What Makes Peers, Peers – Meet Candii

What makes Canary Peers uniquely peers, are our workshop facilitators and mentors. Often when people learn about our programs, they can instantly tell we are using a different approach than most digital therapeutic services. That’s because all of our online workshops are facilitated or coached by workshop leaders who are living with a chronic condition or who are caregiving for a loved one. Many have had or currently have careers across a variety of sectors including education, healthcare, farming, accounting, wellness, and business. However, whatever their professional life might be, that “hat” is left at the door and for our workshops, they lead from the perspective of living with a condition themselves or as a caregiver. Workshop leaders are trained to follow a protocol and always have a mentor to fall back on if questions come up. Mentors are seasoned workshop leaders, who have been around the block and know when to alert a participant when they need to seek advice from a health care professional.


Recently, I caught up with the newest member of the Canary Peers team, Candii Dana. Candii has been a long-time workshop facilitator for over 10 years. She has joined the Canary Peers team to lead quality and engagement activities both inside and outside our services. What Candii loves most about a recent Caregiver workshop she facilitated was  “how the participants adjust their outlook to be more positive with situations; which benefits them, their journey with managing their health, as well as having a positive impact on the caregiving they provide to their family.”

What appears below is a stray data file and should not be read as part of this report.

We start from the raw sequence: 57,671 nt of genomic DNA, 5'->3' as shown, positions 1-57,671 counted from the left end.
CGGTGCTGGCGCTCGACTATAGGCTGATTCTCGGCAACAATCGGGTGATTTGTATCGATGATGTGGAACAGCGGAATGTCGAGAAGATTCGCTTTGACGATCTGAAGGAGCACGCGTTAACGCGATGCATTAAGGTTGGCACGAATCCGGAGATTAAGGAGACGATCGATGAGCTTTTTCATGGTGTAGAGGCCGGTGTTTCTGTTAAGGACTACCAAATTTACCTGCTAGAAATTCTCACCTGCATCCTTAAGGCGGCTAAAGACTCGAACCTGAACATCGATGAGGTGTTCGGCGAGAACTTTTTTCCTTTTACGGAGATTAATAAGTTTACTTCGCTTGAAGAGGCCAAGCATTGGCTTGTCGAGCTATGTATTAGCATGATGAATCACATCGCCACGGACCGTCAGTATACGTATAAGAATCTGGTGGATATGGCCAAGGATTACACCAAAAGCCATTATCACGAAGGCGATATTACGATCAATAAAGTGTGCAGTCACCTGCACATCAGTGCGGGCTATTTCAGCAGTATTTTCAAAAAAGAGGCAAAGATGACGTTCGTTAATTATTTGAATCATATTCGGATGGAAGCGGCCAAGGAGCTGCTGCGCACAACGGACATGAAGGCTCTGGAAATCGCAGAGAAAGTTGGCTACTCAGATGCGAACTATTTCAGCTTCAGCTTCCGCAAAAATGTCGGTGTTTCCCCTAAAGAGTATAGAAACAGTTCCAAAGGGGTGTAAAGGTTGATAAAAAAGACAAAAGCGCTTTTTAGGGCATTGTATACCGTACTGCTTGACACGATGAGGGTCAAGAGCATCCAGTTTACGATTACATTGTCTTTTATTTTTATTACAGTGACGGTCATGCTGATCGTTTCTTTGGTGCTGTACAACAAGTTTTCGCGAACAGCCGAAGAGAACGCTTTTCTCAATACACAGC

All our peers have taken the workshop themselves and are uniquely positioned to provide support and encouragement to others in the workshop. People with or caring for someone with a chronic condition often make the best facilitators because they serve as really good role models.  Each week facilitators join workshop members in setting weekly goals or action plans. Our peers often tell me action plans are one of the reasons they like to facilitate workshops because it helps them to continue with their self-management practice and they learn something new from another workshop member each time they lead a workshop.  Earlier research of using peers as workshop leaders has found the following about peer-led groups compared to professionally led groups; participants in the professionally led groups knew more, but peer-led groups did more.


We are proud of our dedicated workforce of over 40 peer facilitators and mentors, and excited to continue our journey together as we help participants achieve the health they need for the life they want.



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